The New York Yankees of the '50s and the Chicago Bulls and Dallas Cowboys of the '90s have one crucial element in common: consistent excellence in their organizations and performance. That's a rare accomplishment, but if you think it could never occur in your portfolio, think again. Carefully chosen dividend-paying stocks could be your key to superstar returns.

Build the next investing dynasty
These long-haul outperformers can help you build your fortune, as studies from investing gurus such as Jeremy Siegel have shown time and time again. Finding them is the mission of our Motley Fool Income Investor service.

Bank of Nova Scotia (NYSE:BNS), for example, has beaten the S&P 500 by 28 points since June 2007, and it currently is rewarding investors with a 4.1% yield. Or consider POSCO (NYSE:PKX), which has topped the S&P by 129 points since April 2005, atop a trailing 1.9% yield. While these stocks happen to be Income Investor recommendations, you don't need to be a subscriber to get these great gains.

Identify new talent
With the help of Motley Fool CAPS, we'll search for the best dividend-paying stocks around. Here are several dividend picks that have also earned high ratings from the 135,000 members of our CAPS community:

Company

Yield

CAPS Rating
(out of 5)

Pfizer (NYSE:PFE)

4.0%

****

Waste Management (NYSE:WMI)

4.1%

*****

Tesoro (NYSE:TSO)

3.1%

****

Raytheon (NYSE:RTN)

2.6%

****

Honeywell (NYSE:HON)

3.5%

****

Source: Capital IQ, a division of Standard & Poor's; Yahoo! Finance; and CAPS as of Aug. 3, 2009.

Any one of these quality companies would add some dividend excellence to your portfolio, but let's take a closer look at why CAPS members think Waste Management is worth a hard look.

Does my dividend have a glass jaw?
The last thing we want in a dividend-paying company is the risk that the company will fall off a cliff and have to pull back its dividend. This usually ends up being a double whammy, because not only do you lose your dividend payout, but many of the dividend-loving investors who own the stock will run for the hills, causing the stock price to fall.

With that in mind, there are three places that I immediately tune into when kicking the tires of a dividend payer -- dividend history, financial statements, and business stability.

Since Waste Management got its dividend act together in 2004 and started paying a substantial dividend again, things have been pretty good for investors. Each of the last four years the payout has been bumped roughly 10%. However, the fact that the company practically cut out its dividend between 1999 and 2003 can't sit too well with yield-seeking investors.

Taking a peek at Waste Management's financial statements, the company hasn't exactly set the world on fire with revenue growth, but cost-cutting measures have helped it increase profit margins in recent years. The company's balance sheet sports a considerable amount of debt, but it's a manageable amount for a stable waste collection company.

Cash flow is where it's at for Waste Management -- because of the huge amount of depreciation on the company's equipment, it produces much more cash flow from operations than it does net income. That cash flow is well above what the company spends on capital expenditures and dividend payments. In fact, over the past few years, the company has found itself with enough extra scratch to buy back billions of dollars worth of shares.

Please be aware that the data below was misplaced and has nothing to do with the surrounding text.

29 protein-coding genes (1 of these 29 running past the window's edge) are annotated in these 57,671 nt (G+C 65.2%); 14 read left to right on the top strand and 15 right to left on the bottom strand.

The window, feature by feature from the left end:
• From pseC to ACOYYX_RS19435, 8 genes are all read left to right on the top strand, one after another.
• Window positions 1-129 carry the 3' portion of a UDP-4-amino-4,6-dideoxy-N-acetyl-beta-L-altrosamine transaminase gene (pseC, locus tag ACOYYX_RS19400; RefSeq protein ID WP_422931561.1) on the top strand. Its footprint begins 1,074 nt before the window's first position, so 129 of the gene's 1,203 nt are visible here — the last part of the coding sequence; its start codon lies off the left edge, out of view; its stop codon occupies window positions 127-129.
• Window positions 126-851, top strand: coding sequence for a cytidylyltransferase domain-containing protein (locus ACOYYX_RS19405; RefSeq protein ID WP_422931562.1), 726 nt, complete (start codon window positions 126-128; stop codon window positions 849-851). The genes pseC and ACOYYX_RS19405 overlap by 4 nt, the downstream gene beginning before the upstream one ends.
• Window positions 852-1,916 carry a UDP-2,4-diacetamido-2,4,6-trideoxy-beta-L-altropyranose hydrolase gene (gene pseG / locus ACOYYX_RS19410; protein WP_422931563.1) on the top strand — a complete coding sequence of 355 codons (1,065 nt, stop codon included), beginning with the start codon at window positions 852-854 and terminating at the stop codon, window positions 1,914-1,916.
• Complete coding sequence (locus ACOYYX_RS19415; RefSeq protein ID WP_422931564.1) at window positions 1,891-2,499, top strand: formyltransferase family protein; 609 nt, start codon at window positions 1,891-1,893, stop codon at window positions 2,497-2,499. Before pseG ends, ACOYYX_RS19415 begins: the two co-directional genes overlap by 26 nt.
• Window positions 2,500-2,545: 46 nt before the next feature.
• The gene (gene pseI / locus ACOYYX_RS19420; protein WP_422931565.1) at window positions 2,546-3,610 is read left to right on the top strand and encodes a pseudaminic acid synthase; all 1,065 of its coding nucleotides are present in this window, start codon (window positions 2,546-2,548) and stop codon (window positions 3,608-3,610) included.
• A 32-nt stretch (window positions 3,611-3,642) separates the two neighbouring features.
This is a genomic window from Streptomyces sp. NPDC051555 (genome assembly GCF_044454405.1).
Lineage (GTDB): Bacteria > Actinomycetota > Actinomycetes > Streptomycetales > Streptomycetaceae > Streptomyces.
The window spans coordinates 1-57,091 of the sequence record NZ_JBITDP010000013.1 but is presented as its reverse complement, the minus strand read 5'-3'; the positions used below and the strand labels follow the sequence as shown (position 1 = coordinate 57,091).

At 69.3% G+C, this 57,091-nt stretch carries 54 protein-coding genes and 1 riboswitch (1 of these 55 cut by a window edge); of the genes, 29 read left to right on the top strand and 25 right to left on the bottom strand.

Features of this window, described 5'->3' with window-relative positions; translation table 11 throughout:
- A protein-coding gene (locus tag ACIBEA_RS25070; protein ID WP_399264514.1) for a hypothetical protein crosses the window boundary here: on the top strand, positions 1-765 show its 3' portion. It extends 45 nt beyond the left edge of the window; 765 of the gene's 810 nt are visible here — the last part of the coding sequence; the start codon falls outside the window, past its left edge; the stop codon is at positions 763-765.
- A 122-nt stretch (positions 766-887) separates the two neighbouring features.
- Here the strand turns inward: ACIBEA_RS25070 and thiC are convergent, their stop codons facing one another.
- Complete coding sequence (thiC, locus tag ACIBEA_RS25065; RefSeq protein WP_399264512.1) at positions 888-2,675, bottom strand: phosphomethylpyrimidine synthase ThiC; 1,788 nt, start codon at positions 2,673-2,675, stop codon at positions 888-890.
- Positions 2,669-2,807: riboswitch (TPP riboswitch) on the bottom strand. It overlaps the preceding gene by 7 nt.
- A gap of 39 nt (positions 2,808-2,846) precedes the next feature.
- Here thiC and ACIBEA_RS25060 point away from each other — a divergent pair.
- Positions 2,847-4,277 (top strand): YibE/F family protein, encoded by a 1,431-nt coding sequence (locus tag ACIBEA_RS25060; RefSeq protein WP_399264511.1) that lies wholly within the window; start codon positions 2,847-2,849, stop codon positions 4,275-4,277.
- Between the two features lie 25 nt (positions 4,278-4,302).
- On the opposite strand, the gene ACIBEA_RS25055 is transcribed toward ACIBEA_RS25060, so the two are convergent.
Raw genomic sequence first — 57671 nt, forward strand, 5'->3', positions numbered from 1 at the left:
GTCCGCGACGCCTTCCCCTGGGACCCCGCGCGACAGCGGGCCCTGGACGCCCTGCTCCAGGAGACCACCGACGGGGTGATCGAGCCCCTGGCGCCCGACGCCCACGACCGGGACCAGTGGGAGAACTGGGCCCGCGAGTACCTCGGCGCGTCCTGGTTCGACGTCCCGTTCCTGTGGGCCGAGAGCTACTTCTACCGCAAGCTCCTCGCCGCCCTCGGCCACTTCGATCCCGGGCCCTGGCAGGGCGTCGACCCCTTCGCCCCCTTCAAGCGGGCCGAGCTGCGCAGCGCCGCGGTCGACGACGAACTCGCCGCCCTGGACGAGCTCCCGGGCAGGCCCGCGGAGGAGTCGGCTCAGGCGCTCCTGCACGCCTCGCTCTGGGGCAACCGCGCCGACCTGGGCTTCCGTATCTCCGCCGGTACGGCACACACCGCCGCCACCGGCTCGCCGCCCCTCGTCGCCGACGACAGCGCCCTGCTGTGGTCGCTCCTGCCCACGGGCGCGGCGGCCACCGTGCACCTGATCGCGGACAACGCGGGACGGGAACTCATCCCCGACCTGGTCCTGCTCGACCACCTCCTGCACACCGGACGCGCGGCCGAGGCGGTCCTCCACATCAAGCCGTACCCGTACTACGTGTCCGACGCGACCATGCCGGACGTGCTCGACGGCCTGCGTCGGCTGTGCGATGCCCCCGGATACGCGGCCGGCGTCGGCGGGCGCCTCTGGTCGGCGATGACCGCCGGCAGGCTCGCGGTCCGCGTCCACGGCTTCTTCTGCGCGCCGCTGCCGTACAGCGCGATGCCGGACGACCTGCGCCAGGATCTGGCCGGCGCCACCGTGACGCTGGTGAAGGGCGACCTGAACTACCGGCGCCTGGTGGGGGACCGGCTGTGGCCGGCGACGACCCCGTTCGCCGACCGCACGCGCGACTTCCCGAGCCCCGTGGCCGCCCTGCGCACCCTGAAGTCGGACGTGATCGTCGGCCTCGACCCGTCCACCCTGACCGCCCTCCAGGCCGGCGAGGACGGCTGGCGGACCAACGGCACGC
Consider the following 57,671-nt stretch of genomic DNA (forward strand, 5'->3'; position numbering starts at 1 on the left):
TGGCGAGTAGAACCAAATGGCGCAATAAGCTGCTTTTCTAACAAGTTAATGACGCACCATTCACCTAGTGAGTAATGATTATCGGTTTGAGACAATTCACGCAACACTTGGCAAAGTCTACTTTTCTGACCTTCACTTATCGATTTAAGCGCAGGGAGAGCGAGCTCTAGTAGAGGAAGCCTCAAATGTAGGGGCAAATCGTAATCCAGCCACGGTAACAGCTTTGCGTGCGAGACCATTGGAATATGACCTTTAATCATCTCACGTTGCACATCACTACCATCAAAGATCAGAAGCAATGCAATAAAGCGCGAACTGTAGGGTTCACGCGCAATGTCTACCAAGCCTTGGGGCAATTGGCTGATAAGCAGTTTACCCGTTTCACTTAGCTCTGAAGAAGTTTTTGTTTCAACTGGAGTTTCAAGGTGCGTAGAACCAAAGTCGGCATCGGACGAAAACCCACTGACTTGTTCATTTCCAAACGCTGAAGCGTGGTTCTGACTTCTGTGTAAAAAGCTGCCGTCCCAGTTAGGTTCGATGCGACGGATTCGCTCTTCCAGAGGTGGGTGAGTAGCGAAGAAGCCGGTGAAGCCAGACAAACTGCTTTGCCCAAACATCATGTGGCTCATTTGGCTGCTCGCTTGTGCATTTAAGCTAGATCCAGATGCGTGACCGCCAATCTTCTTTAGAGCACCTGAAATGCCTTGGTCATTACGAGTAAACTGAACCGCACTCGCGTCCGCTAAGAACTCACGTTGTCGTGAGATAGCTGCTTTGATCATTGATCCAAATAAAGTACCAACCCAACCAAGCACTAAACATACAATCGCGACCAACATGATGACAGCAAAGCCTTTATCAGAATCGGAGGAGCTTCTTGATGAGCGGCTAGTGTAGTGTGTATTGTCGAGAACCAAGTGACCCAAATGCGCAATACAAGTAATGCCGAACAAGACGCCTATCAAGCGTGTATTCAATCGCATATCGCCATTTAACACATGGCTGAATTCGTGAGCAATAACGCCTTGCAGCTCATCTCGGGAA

And finally we come to business stability. On the whole, Waste Management gets a big gold star in this category. After all, consumers aren't about to cancel trash pickup because of a recession. However, the company isn't wholly immune from recessionary pressures. As its second-quarter earnings recently revealed, volumes have been dropping at its landfill and transfer station operations, and that put some pressure on the top line.

What the bulls say
While we can't expect rapid growth from consumer trash pickup services, there are some growth drivers within Waste Management. The company provides recycling services to its customers -- an area that is still growing. It also has operations that turn certain types of waste into steam power, and as you can imagine, this is another area that could provide a nice growth kick.

It was these two operations that CAPS member sett0047 highlighted when giving the stock a thumbs-up back in June:

Strong dividend yield (4.2%) with attractive upside in renewable energy through its waste gasification process. The company's landfills are now generating enough methane gas to power small cities. Additionally, the company's recycling business should rebound as commodity prices rebound (particularly crude/resin prices).

Get into the action
You can check out who else has been bullish on these stocks, as well as chime in with your own thoughts by heading over to CAPS. You may also want to check out a few of the other top-rated dividend payers above while you're there.

Dividend stocks could help you transform your portfolio from the flash-in-the-pan Florida Marlins into the dependable New York Yankees. And if you hate the Yankees, it's probably because they're so darn good, so darn often.

More CAPS Foolishness:

Pfizer and Waste Management are Motley Fool Inside Value selections. Bank Of Nova Scotia, POSCO, PepsiCo, and Waste Management are Income Investor selections. Try any of our Foolish newsletters today, free for 30 days

Fool contributor Matt Koppenheffer does not own shares of any of the companies mentioned in this article. You can check out the stocks he's keeping an eye on by visiting his CAPS portfolio, or connect with him on Twitter @KoppTheFool. The Fool's disclosure policy pays its dividends in reliability.